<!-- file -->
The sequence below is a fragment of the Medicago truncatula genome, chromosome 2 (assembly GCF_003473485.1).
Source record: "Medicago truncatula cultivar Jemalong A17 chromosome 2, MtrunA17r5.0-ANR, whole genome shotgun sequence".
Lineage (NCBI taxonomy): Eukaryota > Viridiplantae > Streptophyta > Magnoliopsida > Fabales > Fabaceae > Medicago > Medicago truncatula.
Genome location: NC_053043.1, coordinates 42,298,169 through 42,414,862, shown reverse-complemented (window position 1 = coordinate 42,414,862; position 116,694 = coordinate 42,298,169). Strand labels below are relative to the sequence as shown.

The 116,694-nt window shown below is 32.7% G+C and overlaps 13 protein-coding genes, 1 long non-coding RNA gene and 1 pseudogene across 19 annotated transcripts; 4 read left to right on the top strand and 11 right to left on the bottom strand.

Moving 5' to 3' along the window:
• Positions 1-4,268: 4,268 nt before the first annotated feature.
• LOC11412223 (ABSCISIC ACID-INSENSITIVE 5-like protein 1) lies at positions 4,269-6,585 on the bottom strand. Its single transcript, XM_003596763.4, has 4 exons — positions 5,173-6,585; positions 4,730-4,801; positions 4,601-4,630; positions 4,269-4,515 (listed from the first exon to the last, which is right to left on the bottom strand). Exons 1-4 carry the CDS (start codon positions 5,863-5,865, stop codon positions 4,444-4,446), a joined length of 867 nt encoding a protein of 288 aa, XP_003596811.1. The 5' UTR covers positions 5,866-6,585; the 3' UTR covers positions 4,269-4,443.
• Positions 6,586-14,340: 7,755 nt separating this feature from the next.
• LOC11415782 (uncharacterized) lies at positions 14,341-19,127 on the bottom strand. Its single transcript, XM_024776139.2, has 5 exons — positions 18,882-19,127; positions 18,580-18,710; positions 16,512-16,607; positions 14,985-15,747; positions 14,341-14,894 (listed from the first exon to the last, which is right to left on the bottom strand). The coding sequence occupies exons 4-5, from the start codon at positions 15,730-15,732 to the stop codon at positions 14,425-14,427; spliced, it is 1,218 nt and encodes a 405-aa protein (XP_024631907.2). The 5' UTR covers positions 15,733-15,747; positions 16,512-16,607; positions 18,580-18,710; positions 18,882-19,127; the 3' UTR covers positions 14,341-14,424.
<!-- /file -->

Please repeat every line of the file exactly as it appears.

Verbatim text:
The sequence below is a fragment of the Medicago truncatula genome, chromosome 2 (assembly GCF_003473485.1).
Source record: "Medicago truncatula cultivar Jemalong A17 chromosome 2, MtrunA17r5.0-ANR, whole genome shotgun sequence".
Lineage (NCBI taxonomy): Eukaryota > Viridiplantae > Streptophyta > Magnoliopsida > Fabales > Fabaceae > Medicago > Medicago truncatula.
Genome location: NC_053043.1, coordinates 42,298,169 through 42,414,862, shown reverse-complemented (window position 1 = coordinate 42,414,862; position 116,694 = coordinate 42,298,169). Strand labels below are relative to the sequence as shown.

The 116,694-nt window shown below is 32.7% G+C and overlaps 13 protein-coding genes, 1 long non-coding RNA gene and 1 pseudogene across 19 annotated transcripts; 4 read left to right on the top strand and 11 right to left on the bottom strand.

Moving 5' to 3' along the window:
• Positions 1-4,268: 4,268 nt before the first annotated feature.
• LOC11412223 (ABSCISIC ACID-INSENSITIVE 5-like protein 1) lies at positions 4,269-6,585 on the bottom strand. Its single transcript, XM_003596763.4, has 4 exons — positions 5,173-6,585; positions 4,730-4,801; positions 4,601-4,630; positions 4,269-4,515 (listed from the first exon to the last, which is right to left on the bottom strand). Exons 1-4 carry the CDS (start codon positions 5,863-5,865, stop codon positions 4,444-4,446), a joined length of 867 nt encoding a protein of 288 aa, XP_003596811.1. The 5' UTR covers positions 5,866-6,585; the 3' UTR covers positions 4,269-4,443.
• Positions 6,586-14,340: 7,755 nt separating this feature from the next.
• LOC11415782 (uncharacterized) lies at positions 14,341-19,127 on the bottom strand. Its single transcript, XM_024776139.2, has 5 exons — positions 18,882-19,127; positions 18,580-18,710; positions 16,512-16,607; positions 14,985-15,747; positions 14,341-14,894 (listed from the first exon to the last, which is right to left on the bottom strand). The coding sequence occupies exons 4-5, from the start codon at positions 15,730-15,732 to the stop codon at positions 14,425-14,427; spliced, it is 1,218 nt and encodes a 405-aa protein (XP_024631907.2). The 5' UTR covers positions 15,733-15,747; positions 16,512-16,607; positions 18,580-18,710; positions 18,882-19,127; the 3' UTR covers positions 14,341-14,424.